Beeeeeep. Beep. Beep. Vwwwwwmm. Toot toot. Vwwwwmm. ‘Ehhh’. Beep beep. Neeee noooor neeee noooor….Bam.
And just like that, we’ve hit the city. Sounds, sirens, people, cars and motorbikes are everywhere, moving fast and for a moment it feels like we’re standing in the epicentre, paralysed and confused, senses on overdrive. And just a little bit overwhelmed.
The isolated Baja desert seems like a distant memory and now we’re in a new country, new city, new culture.
We’re in Medellín, Colombia, which twenty five years ago was known as the murder capital of the world. Now it is a thriving cosmopolitan hub with much development and streets full of bustling activity. The citizens here, of which there are two and a half million, ooze pride and hope, and it’s clear why as this beautiful city sits deep in a valley with majestic and steep mountains surrounding it on all sides. There is a race for space with informal, sometimes precarious, settlements clawing up the mountainside next to forty storey towers that reach for the sun like the the undergrowth in a dense rainforest.
Most importantly though, there are a lot of cyclists of all kinds. It feels very exciting to be around so many allies on two wheels. So we snap out of our overwhelmed paralysis, sign up for a walking city tour, then hit the numerous bike shops. Yup, we’re going to fit in just fine over here.
The walking tour reveals the history and politics that give Colombia its reputation and it’s really fascinating to hear the point of view of a thirty something year old, who has memories of extremely difficult times, but now the hope and yet realism of the strive for peace. It seems like it will be a long journey here and the western demand for drugs, which is the root cause of the instability, certainly makes it a global issue, not just a Colombian one.
Despite the excitement, the city was getting a bit much and soon we were ready to get on the road. By complete fortune (and due to the ‘requirement’ to catch an important stage of the Giro d’Italia), we decided to roll out on a Sunday. Now, rolling out of Medellín, no matter which way you go, isn’t actually a roll of any kind, it’s more of a consistent slog. Yes, the only way is up. 1000 metres in fact. And this would have been quite unbearable if it wasn’t for the fact our route happened to align with one of the weekly Ciclovía streets. Not only does Medellín (and several other Colombian cities) close certain streets in the centre every Sunday morning for sole use by cyclists, runners, rollerbladers and walkers, it also closes its longest road climb out of the city to give its citizens a serious work out. And, just by chance, we were on that road and my goodness it was exciting – the energy was infectious.
There were the serious Lycra-clad early-birds, already on their descent down in slick packs, the reckless teens following them close behind on their gnarly BMXs, the hybrid riders, eyes focused on the challenge ahead, dads pulling their kids up with a bungee rope linking their bikes, young women engrossed in their weekly social workout, mountain bikers with their suspension locked off getting some training in before the next off-road trip and the older generation on their vintage steeds showing everyone how it’s done.
And everyone called out ‘buenos dias!’ and some were so keen to talk; I imagine we rather stuck out with such a full load. We heard how they are proud that Medellín is a fit city, ‘we love cycling and keeping fit and healthy,’ one woman exclaimed.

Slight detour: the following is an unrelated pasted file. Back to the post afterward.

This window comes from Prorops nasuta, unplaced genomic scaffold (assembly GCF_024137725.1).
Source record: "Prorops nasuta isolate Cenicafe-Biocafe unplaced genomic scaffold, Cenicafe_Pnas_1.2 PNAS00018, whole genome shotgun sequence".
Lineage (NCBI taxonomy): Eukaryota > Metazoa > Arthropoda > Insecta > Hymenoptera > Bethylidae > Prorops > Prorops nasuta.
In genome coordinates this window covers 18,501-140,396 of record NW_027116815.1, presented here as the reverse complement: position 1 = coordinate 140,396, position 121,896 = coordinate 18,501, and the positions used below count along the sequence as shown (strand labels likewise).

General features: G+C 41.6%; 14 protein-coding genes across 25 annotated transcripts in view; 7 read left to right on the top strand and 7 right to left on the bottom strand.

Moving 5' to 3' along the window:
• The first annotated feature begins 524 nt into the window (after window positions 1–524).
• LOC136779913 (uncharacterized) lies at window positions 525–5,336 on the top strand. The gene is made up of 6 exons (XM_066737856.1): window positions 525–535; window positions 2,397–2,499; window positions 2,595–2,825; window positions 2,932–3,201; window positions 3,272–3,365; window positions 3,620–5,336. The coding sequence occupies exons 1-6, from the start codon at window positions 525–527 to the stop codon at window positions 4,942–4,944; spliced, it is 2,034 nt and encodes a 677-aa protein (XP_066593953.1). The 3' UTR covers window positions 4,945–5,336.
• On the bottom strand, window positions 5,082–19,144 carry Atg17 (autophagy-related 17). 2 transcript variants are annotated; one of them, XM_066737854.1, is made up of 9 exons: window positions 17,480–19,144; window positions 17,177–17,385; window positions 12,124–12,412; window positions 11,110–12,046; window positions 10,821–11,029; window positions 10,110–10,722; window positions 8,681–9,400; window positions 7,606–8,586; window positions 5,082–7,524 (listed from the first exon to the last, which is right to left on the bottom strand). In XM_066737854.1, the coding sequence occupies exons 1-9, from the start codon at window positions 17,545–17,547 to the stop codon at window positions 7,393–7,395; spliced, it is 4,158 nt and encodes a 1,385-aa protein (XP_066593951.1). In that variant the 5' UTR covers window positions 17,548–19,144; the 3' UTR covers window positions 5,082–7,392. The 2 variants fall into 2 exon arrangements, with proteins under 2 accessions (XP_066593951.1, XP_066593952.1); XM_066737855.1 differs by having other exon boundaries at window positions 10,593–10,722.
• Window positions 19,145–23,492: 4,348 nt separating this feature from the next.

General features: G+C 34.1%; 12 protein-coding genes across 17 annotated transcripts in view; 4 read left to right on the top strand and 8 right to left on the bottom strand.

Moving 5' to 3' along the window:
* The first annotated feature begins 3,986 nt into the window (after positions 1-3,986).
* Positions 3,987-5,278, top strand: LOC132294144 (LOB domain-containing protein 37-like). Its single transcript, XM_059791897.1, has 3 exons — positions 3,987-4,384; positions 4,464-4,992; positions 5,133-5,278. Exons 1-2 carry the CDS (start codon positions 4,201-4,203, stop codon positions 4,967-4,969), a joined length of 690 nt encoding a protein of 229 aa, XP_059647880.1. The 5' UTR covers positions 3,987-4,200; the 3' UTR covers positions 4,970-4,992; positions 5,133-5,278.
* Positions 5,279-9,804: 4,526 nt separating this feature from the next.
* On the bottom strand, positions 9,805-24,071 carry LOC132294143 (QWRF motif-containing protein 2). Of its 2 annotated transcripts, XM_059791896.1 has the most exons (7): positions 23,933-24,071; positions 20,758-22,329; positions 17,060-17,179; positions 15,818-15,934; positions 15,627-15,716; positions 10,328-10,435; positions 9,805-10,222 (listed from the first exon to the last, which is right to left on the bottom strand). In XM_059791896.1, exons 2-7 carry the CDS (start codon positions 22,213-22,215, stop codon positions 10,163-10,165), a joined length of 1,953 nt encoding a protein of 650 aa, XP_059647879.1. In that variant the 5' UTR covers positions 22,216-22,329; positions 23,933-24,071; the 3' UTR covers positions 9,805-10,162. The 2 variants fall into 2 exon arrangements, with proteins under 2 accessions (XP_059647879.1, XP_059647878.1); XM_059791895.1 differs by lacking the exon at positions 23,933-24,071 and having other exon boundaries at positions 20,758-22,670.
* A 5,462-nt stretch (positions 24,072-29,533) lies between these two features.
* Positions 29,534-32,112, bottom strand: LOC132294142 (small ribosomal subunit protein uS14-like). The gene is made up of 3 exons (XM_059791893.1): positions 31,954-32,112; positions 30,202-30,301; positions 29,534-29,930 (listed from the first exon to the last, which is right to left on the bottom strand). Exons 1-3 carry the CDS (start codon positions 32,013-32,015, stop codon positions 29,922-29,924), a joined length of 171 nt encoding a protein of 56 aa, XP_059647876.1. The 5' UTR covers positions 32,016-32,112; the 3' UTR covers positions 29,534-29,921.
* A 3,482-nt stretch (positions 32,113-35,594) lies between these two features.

And what a marvel it is to watch and participate in.
Not only were the cycling citizens a marvel, but the whole Ciclovía operation is a marvel too. As we were nearing the top, taking a moment out at a viewpoint over the city, we turned round to see a truck gradually moving up the road, with a guy leaning out the back to pick up the orange cones that had segmented the temporary cycle lane from the car lane (it was a dual carriageway in each direction). The weekly Ciclovía time slot was clearly over and it was time to get the roads back to normal operation. Another guy was calling out to cyclists to move over to the outside of the road to complete the ascent. All very slick and seamless and it was clear that drivers and cyclist knew the protocol. Not only this but throughout the ascent there were attendants standing at every junction where a car might need to cross, greeting riders, keeping things safe and organising the traffic. They all proudly wore their city uniform.
So why on earth isn’t this catching on around the world like hot cakes? I do not know.
The city website itself says ‘To encourage fitness and health, the local council closes certain major roads to traffic so that residents have a space for jogging, running, skating, cycling, and aerobics. It’s not only a space for exercise, but a space for the city to meetup with friends, family members, strangers of all ages. Dogs are welcome as well.’ https://www.medellincolombia.co/medellin-city-guide/ciclovia/
According to Wikipedia, ‘the inspiration for Ciclovías is credited to Bogotá, Colombia. The events have taken place since December 1974 when they started through the efforts of organiser Jaime Ortiz Mariño and others cyclist aficionados. However, it wasn’t until 1976, when Bogota’s Mayor Luis Prieto Ocampo signed the 566 and 567 decrees, that Ciclovía became an official program promoted by the City government and supported by the Transportation Department.’
Surely it’s time for London and other UK cities to start giving the streets back to the people to promote health and well-being, but also to activate streets, boost Sunday morning economies and inject some citizen ownership and pride. What are we waiting for?
With the ascent complete and both of us buzzing, we tucked into a large brunch at a busy cafe at the top before setting off on our Colombian bikepacking adventure.